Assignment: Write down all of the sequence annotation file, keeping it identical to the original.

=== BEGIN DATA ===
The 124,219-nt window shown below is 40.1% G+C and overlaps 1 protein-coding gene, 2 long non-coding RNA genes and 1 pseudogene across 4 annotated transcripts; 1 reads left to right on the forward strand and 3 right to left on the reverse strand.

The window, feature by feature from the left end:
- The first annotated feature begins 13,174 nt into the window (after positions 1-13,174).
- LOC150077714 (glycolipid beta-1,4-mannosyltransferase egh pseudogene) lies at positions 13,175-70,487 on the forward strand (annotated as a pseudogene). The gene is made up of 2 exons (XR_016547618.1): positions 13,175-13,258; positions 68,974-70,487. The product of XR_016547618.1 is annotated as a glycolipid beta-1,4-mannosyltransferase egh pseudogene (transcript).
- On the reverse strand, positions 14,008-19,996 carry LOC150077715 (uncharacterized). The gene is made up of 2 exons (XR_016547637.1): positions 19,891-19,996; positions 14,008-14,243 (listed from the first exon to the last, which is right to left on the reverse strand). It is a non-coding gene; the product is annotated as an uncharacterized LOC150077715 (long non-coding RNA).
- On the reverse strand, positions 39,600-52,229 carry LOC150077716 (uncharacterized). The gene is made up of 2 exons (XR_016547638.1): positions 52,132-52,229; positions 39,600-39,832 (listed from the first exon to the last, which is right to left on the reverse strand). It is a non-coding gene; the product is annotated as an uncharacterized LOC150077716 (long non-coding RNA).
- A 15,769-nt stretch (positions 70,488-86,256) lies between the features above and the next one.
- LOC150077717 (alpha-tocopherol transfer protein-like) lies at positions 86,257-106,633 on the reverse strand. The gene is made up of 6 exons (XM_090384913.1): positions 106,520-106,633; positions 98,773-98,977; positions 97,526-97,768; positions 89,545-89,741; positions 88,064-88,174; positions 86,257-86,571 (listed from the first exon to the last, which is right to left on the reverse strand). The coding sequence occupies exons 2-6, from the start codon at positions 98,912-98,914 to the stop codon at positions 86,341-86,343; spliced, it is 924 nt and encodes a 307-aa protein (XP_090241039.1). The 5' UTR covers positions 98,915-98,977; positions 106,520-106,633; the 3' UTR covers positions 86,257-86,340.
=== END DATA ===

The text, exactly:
The 124,219-nt window shown below is 40.1% G+C and overlaps 1 protein-coding gene, 2 long non-coding RNA genes and 1 pseudogene across 4 annotated transcripts; 1 reads left to right on the forward strand and 3 right to left on the reverse strand.

The window, feature by feature from the left end:
- The first annotated feature begins 13,174 nt into the window (after positions 1-13,174).
- LOC150077714 (glycolipid beta-1,4-mannosyltransferase egh pseudogene) lies at positions 13,175-70,487 on the forward strand (annotated as a pseudogene). The gene is made up of 2 exons (XR_016547618.1): positions 13,175-13,258; positions 68,974-70,487. The product of XR_016547618.1 is annotated as a glycolipid beta-1,4-mannosyltransferase egh pseudogene (transcript).
- On the reverse strand, positions 14,008-19,996 carry LOC150077715 (uncharacterized). The gene is made up of 2 exons (XR_016547637.1): positions 19,891-19,996; positions 14,008-14,243 (listed from the first exon to the last, which is right to left on the reverse strand). It is a non-coding gene; the product is annotated as an uncharacterized LOC150077715 (long non-coding RNA).
- On the reverse strand, positions 39,600-52,229 carry LOC150077716 (uncharacterized). The gene is made up of 2 exons (XR_016547638.1): positions 52,132-52,229; positions 39,600-39,832 (listed from the first exon to the last, which is right to left on the reverse strand). It is a non-coding gene; the product is annotated as an uncharacterized LOC150077716 (long non-coding RNA).
- A 15,769-nt stretch (positions 70,488-86,256) lies between the features above and the next one.
- LOC150077717 (alpha-tocopherol transfer protein-like) lies at positions 86,257-106,633 on the reverse strand. The gene is made up of 6 exons (XM_090384913.1): positions 106,520-106,633; positions 98,773-98,977; positions 97,526-97,768; positions 89,545-89,741; positions 88,064-88,174; positions 86,257-86,571 (listed from the first exon to the last, which is right to left on the reverse strand). The coding sequence occupies exons 2-6, from the start codon at positions 98,912-98,914 to the stop codon at positions 86,341-86,343; spliced, it is 924 nt and encodes a 307-aa protein (XP_090241039.1). The 5' UTR covers positions 98,915-98,977; positions 106,520-106,633; the 3' UTR covers positions 86,257-86,340.